Castro is a decent story teller, and that’s an important presidential skill. I liked his short anecdote about the phone call from Barack Obama that lifted Castro on to the national stage: “If you ever get a phone call from a number that says ‘private,’ answer it,” he said. “It might be me (after he is elected president).”
I guess my reasons for picking Castro are also a bit personal and idiosyncratic. He’s from San Antonio, city that gave America one of my daughters-in-law. Hola Nalena! Then again, I’m sure that the fact Amy Klobuchar’s dad was a newspaperman doesn’t hurt her, in my book.
Anyway, Castro scored one of the biggest applause lines of the cattle calls when he set up the scene of him saying goodbye to President Trump, the helicopter in the background at the White House, newly sworn in President Castro shaking Donald Trump’s hand, and his final word to the Don: Adios!
That is what we all want to say to Donald Trump, unless it’s “you’re fired!”
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Pete Buttigieg, mayor of South Bend, Indiana. The fresh new face of the party, a clear crowd favorite, and it’s easy to see why. He’s bright, he’s witty and he appears thoughtful.
And he’s the anti-Trump—a soft-spoken, gay, military veteran who is a sharp young contrast to the grumpy old man.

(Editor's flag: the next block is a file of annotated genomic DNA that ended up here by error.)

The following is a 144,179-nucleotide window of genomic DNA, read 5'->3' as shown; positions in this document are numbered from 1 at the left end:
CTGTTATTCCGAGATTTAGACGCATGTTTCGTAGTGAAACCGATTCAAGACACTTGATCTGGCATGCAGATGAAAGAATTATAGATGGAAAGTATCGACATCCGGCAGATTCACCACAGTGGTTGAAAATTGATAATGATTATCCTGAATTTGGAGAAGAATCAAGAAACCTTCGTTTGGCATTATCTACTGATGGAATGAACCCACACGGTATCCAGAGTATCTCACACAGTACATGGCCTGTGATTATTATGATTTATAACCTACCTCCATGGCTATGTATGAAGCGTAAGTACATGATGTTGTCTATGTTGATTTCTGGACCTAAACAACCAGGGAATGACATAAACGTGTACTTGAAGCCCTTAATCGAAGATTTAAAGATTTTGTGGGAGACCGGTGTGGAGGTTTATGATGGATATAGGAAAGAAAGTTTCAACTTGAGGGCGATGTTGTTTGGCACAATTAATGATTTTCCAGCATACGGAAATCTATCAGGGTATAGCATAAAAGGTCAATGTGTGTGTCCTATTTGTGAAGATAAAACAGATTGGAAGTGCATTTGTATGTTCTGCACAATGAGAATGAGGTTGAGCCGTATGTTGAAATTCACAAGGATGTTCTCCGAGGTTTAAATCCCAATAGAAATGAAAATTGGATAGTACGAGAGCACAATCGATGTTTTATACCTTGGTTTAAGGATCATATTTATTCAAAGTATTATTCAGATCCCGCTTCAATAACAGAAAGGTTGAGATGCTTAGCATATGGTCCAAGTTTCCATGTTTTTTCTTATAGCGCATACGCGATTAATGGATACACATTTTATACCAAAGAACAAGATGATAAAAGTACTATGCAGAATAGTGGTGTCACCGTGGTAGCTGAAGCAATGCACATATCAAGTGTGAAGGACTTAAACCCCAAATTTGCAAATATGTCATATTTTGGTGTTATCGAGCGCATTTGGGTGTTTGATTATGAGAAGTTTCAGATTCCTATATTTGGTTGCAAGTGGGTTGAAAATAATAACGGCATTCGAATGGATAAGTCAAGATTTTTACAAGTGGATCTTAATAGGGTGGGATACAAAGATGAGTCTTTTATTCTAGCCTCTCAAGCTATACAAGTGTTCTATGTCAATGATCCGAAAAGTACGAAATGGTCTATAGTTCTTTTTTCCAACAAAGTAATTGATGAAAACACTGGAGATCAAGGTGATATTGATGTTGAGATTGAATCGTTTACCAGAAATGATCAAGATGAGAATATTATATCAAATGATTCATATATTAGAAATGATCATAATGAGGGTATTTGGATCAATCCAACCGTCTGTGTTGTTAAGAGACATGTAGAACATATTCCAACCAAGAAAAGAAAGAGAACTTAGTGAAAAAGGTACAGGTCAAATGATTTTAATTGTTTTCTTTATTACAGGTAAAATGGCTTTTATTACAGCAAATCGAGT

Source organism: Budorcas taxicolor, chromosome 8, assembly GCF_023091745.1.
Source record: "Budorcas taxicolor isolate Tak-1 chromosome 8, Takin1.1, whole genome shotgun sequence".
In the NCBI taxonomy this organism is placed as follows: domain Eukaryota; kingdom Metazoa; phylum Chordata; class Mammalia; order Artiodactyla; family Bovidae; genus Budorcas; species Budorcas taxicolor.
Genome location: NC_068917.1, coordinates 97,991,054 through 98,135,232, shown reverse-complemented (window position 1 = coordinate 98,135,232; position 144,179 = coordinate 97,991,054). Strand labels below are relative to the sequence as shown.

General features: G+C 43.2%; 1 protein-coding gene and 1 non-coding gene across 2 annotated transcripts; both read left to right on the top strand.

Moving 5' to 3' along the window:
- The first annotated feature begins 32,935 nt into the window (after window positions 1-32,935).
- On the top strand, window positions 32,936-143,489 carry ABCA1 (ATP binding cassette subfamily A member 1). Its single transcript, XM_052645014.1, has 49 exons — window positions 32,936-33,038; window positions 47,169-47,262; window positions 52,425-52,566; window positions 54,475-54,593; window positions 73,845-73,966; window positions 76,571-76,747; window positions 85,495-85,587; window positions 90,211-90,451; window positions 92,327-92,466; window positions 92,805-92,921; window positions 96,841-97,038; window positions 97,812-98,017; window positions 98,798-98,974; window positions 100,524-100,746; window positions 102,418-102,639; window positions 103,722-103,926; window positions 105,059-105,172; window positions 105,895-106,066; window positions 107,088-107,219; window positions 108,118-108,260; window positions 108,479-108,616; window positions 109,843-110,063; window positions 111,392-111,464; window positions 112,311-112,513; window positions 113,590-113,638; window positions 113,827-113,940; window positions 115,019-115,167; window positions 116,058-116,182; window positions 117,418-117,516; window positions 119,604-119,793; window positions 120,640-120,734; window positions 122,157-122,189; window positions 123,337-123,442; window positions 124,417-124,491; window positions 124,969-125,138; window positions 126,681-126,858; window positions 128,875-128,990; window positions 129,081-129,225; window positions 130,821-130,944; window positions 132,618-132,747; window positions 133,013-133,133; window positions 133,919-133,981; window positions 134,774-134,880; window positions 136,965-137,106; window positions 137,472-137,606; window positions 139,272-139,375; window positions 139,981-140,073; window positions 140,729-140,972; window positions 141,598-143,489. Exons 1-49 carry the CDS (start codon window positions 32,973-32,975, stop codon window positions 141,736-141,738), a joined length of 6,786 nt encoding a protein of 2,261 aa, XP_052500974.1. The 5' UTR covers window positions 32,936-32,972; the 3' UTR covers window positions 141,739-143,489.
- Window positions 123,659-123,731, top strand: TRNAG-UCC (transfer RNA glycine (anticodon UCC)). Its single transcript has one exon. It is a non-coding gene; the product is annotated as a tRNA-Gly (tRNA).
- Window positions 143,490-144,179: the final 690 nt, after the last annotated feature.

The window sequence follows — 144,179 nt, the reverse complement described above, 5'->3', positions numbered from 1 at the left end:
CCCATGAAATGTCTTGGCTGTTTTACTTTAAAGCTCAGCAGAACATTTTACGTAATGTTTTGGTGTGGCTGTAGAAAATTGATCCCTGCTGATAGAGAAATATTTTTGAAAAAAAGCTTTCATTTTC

“We may be under reacting to the moment we are in,” Buttigieg said, partly referencing Trump’s infamous Sunday morning rant.
Buttigieg had several political warnings for Democrats. One, that the party does not do well just winning the presidency back. He pledged to help other Democrats.
In Iowa, we need to keep Abby in Congress, send Steve King back to Kiron and get a senate candidate who can knock out Joni Ernst. None of those will be easy—and taking back the House and Senate are important in 2020. Buttigieg was not the only candidate to point that out, but he did it the best.
He also noted that the country does not need a “return to normal.” He said that message won’t beat Trump, and “normal does not work anymore.”
One of his lines particularly resonated with me: “Freedom is not a conservative value; it is an American value.”
I faded a bit as the candidates droned on—it was darn hot. Luckily, I had picked a patch of shade to loiter in, and my only wish would have been a place to sit down.
Still, I enjoyed a New Bo lunch, had a refreshing glass of hard cider and also heard and saw a political party that is fired up.